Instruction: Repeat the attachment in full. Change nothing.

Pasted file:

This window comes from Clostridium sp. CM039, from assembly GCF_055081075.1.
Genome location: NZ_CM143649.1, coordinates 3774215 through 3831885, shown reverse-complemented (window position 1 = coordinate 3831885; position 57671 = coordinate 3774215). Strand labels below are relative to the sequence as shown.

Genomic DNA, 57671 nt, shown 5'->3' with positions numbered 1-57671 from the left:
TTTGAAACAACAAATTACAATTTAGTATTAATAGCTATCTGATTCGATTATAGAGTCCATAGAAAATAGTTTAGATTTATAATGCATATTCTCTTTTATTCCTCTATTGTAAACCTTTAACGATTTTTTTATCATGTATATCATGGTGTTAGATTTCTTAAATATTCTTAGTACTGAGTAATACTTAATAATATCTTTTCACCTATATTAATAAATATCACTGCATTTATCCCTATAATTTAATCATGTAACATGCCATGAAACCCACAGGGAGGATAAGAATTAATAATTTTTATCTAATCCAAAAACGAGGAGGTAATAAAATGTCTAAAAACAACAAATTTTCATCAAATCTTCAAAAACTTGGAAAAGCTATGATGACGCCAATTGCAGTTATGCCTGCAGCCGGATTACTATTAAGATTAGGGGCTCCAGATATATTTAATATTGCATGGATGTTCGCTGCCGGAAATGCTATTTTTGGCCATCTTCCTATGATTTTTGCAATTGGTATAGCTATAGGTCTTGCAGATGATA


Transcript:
This window comes from Clostridium sp. CM039, from assembly GCF_055081075.1.
Genome location: NZ_CM143649.1, coordinates 3774215 through 3831885, shown reverse-complemented (window position 1 = coordinate 3831885; position 57671 = coordinate 3774215). Strand labels below are relative to the sequence as shown.

Genomic DNA, 57671 nt, shown 5'->3' with positions numbered 1-57671 from the left:
TTTGAAACAACAAATTACAATTTAGTATTAATAGCTATCTGATTCGATTATAGAGTCCATAGAAAATAGTTTAGATTTATAATGCATATTCTCTTTTATTCCTCTATTGTAAACCTTTAACGATTTTTTTATCATGTATATCATGGTGTTAGATTTCTTAAATATTCTTAGTACTGAGTAATACTTAATAATATCTTTTCACCTATATTAATAAATATCACTGCATTTATCCCTATAATTTAATCATGTAACATGCCATGAAACCCACAGGGAGGATAAGAATTAATAATTTTTATCTAATCCAAAAACGAGGAGGTAATAAAATGTCTAAAAACAACAAATTTTCATCAAATCTTCAAAAACTTGGAAAAGCTATGATGACGCCAATTGCAGTTATGCCTGCAGCCGGATTACTATTAAGATTAGGGGCTCCAGATATATTTAATATTGCATGGATGTTCGCTGCCGGAAATGCTATTTTTGGCCATCTTCCTATGATTTTTGCAATTGGTATAGCTATAGGTCTTGCAGATGATA